Progressive Lenses. A Pain in Your Neck?

Does this look like you?  Do you try to focus on your computer monitor by looking through the bottom of your progressive lenses?  If so, you are probably one of many people I see reporting neck discomfort because your prescription does not allow you to maintain a neutral neck position while viewing your monitor. 

Progressive lenses are characterized by having multiple prescriptions at different levels within the lens to see items clearly at different distances.  Typically this means the bottom half of the lens is for reading materials held close and the top of the lens is for focusing at a distance. Since a computer monitor is directly in front of the user (approximately 25” away) and at eye level, individuals are often observed tilting their neck back to view the monitor through the bottom of their lenses. This sustained posture places the individual at increased risk of an MSI in their neck or upper back.

Progressive lens wearers should adjust the height, depth and angle of their monitor see the screen clearly without adjusting their neck angle. Usually this means (a) lowering the monitor so that the top of the screen is well below their seated eye height – sometimes they need to increase the height of their chair and use a footrest to achieve this, (b) pushing the monitor back slightly – just over an arm’s reach away, and (c) tilting the bottom of the monitor up – so it’s more like you’re reading from a document holder.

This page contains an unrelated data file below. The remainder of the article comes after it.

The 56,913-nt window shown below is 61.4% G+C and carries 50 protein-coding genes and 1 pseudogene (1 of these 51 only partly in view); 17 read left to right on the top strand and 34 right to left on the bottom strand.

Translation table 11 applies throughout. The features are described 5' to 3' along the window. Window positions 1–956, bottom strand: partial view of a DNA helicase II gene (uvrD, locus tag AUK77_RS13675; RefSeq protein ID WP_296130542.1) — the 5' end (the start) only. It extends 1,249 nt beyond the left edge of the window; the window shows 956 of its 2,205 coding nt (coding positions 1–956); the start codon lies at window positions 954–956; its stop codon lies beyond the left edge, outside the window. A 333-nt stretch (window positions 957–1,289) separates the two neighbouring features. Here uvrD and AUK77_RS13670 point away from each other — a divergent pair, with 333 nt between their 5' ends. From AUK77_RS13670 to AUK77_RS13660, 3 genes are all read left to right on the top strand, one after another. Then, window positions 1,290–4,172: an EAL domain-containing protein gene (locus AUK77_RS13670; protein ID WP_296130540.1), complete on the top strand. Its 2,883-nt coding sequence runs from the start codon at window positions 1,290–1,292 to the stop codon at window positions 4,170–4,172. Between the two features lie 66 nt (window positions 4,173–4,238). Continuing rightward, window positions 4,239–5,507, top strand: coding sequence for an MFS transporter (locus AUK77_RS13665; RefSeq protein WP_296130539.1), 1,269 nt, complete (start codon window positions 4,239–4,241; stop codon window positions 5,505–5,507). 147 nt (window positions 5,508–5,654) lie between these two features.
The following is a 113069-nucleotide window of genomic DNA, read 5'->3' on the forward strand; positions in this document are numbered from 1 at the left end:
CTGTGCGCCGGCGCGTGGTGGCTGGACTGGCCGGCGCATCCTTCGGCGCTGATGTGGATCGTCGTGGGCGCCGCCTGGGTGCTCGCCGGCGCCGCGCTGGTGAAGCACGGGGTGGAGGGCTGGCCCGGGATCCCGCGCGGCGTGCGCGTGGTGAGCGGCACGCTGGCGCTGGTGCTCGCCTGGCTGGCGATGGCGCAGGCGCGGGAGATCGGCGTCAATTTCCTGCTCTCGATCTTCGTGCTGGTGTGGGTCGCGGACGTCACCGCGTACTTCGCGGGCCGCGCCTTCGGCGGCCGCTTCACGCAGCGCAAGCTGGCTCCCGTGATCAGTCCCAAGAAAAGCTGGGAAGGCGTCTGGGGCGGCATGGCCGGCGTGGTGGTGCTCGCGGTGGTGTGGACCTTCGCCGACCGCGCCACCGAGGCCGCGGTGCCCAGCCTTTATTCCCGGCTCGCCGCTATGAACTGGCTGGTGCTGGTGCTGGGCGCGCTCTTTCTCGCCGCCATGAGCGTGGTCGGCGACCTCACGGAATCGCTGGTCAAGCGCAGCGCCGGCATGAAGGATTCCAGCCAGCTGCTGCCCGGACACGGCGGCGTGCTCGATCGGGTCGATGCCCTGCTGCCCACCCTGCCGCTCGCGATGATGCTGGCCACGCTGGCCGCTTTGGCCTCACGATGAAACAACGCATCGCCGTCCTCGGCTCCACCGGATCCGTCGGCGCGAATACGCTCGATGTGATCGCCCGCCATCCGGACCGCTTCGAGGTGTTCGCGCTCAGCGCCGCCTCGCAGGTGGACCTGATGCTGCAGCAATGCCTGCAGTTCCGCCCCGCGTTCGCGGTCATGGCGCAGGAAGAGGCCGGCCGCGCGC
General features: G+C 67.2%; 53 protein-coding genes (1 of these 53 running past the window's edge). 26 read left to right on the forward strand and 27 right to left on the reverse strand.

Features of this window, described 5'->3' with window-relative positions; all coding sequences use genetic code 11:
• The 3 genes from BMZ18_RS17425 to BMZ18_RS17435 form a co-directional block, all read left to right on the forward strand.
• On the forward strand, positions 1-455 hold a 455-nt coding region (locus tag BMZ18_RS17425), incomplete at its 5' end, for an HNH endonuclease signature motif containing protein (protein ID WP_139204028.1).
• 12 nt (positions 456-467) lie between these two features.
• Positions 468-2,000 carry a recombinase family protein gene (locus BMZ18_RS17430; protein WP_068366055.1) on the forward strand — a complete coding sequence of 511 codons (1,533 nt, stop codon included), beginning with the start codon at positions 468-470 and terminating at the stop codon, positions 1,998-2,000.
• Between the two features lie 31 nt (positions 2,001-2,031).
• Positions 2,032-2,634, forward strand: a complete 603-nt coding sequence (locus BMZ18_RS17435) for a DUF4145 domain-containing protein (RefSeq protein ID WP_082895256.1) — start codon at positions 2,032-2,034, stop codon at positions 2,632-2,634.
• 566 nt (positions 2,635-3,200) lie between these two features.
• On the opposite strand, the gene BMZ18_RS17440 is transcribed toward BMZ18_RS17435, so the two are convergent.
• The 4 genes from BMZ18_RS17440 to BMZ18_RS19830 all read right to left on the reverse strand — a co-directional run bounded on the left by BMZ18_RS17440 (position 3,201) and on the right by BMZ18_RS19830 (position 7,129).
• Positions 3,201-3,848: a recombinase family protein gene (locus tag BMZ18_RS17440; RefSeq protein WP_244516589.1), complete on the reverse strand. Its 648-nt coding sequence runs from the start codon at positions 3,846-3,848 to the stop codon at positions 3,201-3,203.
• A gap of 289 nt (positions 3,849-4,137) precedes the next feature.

If you still find yourself angling your neck back while working on a computer after making these adjustments, you may want to consider purchasing some computer reading glasses to use at work. It may be a pain in the neck to spend the extra money on another pair of glasses, but it will save you a real pain in the neck at the end of a long work day.

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